We require more than conclusions or subjective characterizations. We have insisted on at least the allegation of a minimal factual setting. It is not enough to allege a general scenario which could be dominated by unpleaded facts ... Therefore, although we must ask whether the "claim" put forth in the complaint is capable of being supported by any conceivable set of facts, we insist that the claim at least set forth minimal facts, not subjective characterizations, as to who did what to whom and why. (underscoring supplied).

Dewey requires that a § 1983 plaintiff must aver objectively and with particularity the facts that support plaintiff's civil rights claim. Dewey also teaches that the factual allegations cannot be conclusions or subjective characterizations. In keeping with the rationale in Dewey, supra, a supervisory official's motion to dismiss was granted in Zralka v. Tures, 708 F. Supp. 948 (N.D.Ill.1989). In Zralka, the plaintiff alleged that a police commander knew or should have known of the unlawful disposition of certain police officers, failed to discipline those officers, and was negligent in hiring, training and supervising them. Id. at 950. There the court found that such general "boilerplate" allegations that a supervisory official was negligent or even grossly negligent in training and supervising subordinates were insufficient to support a claim of supervisory liability in a § 1983 action against the police commander in his individual capacity. Id. Moreover, the court found that in order to state a claim for individual liability "plaintiff must demonstrate personal liability" on the part of the supervisory defendant. Id. "The plaintiff must state specifically how each defendant was personally involved in the deprivation." Del Signore v. City of McKeesport, 680 F. Supp. 200, 203 (W.D.Pa. 1988).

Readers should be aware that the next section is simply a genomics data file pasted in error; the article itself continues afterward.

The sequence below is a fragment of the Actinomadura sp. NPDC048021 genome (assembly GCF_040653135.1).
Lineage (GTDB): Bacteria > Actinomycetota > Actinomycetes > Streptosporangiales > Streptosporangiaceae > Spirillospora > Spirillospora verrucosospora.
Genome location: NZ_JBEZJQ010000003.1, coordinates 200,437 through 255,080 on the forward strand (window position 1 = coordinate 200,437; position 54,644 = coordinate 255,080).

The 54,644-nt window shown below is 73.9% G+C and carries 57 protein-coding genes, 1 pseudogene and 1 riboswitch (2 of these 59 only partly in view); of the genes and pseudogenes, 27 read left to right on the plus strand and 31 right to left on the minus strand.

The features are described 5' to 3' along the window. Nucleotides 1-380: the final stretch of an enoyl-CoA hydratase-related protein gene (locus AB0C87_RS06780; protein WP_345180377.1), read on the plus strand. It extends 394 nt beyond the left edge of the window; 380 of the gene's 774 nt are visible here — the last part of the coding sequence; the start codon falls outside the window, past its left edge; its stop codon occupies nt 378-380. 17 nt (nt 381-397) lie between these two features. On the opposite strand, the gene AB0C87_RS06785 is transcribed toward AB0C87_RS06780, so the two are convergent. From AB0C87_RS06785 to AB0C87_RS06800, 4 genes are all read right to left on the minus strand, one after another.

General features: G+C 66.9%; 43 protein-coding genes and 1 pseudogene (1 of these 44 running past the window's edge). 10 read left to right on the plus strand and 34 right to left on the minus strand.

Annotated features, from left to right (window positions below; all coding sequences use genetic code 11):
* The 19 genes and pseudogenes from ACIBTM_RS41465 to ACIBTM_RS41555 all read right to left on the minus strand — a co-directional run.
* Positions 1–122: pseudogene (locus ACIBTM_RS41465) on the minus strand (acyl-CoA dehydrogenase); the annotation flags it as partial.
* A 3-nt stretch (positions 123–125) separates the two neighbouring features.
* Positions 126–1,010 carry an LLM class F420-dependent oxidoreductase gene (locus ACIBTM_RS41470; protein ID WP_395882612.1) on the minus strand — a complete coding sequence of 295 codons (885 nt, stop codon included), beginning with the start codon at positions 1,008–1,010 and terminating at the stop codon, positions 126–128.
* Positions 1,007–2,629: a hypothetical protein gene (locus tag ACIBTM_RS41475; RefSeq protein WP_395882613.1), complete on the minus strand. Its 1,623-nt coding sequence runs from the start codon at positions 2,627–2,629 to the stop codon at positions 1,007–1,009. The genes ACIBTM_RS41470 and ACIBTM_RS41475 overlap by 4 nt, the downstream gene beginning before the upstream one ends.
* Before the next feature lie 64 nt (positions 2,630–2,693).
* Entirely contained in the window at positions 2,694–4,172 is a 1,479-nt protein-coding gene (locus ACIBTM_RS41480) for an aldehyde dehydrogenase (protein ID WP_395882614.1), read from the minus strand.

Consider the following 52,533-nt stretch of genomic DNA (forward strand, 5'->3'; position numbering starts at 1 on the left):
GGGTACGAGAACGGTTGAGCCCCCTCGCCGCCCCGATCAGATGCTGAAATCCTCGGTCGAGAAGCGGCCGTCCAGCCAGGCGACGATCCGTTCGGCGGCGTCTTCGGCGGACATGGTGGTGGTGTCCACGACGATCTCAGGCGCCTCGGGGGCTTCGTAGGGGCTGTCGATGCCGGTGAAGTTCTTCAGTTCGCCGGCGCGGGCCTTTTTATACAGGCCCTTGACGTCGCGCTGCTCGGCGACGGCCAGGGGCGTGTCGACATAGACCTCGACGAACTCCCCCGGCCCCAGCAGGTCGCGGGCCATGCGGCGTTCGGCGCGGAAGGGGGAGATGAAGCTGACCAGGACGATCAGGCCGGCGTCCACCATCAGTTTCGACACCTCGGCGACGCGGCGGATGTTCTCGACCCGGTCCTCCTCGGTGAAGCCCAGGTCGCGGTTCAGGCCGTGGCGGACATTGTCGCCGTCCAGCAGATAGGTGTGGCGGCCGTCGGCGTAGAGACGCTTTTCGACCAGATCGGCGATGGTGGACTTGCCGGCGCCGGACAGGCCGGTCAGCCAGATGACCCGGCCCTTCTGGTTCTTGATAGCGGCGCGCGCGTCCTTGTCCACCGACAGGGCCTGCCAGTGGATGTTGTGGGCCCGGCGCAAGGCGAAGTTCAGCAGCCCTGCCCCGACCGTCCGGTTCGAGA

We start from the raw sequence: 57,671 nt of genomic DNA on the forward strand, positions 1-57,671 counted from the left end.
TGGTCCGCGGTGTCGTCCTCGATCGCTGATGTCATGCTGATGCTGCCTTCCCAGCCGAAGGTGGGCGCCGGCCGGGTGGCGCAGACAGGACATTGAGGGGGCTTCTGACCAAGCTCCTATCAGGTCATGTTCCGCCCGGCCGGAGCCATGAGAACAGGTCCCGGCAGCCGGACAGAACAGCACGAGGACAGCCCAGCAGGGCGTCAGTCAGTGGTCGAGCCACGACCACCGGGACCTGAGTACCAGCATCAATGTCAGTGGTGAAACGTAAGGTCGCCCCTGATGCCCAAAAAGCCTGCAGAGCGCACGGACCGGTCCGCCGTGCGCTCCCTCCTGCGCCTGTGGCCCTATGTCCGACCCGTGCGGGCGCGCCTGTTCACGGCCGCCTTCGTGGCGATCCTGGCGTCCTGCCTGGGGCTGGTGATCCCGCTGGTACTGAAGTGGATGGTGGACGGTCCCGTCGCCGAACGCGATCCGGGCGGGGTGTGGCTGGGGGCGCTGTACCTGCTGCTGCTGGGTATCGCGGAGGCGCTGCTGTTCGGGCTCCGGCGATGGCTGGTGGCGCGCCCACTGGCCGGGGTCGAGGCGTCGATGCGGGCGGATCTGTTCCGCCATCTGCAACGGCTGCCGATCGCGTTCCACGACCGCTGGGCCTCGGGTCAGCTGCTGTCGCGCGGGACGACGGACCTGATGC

Plaintiffs' complaint makes the following allegations:

 
20. The actions taken by Defendants Robert Burns, Raymond Cardillo, Edward Leroux, and Matthew Ward were taken as a result of their lack of training and practices under the control and supervision of Defendants John Karkales, Thomas Romeo, and the State of Rhode Island, which training was incomplete and inadequate.